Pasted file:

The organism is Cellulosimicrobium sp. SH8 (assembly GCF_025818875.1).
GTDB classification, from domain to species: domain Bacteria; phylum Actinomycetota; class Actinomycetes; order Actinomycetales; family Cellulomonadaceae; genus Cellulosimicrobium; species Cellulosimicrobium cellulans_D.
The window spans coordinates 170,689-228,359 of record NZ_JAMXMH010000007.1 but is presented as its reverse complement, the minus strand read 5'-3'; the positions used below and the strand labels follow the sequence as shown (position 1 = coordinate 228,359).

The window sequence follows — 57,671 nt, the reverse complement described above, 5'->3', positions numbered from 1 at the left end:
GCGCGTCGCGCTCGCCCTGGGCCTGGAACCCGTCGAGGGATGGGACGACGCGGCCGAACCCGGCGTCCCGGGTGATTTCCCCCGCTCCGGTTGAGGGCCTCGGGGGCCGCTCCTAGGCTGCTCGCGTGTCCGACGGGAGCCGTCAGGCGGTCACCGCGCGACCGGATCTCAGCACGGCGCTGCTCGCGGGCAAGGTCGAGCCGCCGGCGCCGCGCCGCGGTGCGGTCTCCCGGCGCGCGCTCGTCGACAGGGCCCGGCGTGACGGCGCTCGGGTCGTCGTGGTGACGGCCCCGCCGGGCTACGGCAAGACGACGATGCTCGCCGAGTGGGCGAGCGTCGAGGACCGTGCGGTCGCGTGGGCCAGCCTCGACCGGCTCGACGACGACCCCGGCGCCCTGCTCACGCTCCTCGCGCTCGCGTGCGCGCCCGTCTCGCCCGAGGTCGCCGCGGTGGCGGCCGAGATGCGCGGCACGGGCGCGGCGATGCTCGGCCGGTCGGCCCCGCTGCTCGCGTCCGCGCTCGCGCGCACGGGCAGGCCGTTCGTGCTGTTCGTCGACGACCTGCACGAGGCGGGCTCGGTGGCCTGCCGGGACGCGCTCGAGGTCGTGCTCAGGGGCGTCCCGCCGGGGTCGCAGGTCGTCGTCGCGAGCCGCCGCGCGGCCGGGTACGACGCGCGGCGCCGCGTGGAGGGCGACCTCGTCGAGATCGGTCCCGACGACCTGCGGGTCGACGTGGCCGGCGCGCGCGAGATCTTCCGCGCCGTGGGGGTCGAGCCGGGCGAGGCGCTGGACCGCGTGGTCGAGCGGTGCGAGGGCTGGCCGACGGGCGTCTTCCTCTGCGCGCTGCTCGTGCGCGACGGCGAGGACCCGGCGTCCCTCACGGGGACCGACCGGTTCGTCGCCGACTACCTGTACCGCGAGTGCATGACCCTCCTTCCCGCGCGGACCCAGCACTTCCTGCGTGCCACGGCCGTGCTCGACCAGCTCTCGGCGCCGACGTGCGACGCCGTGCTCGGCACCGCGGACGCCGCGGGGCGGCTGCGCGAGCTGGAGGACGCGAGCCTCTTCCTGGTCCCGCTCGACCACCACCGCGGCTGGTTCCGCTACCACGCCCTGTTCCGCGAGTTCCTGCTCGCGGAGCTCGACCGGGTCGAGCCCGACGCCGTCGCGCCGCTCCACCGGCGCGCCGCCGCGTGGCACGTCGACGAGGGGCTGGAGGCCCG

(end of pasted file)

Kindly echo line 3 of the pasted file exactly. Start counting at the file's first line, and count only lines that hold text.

The window spans coordinates 170,689-228,359 of record NZ_JAMXMH010000007.1 but is presented as its reverse complement, the minus strand read 5'-3'; the positions used below and the strand labels follow the sequence as shown (position 1 = coordinate 228,359).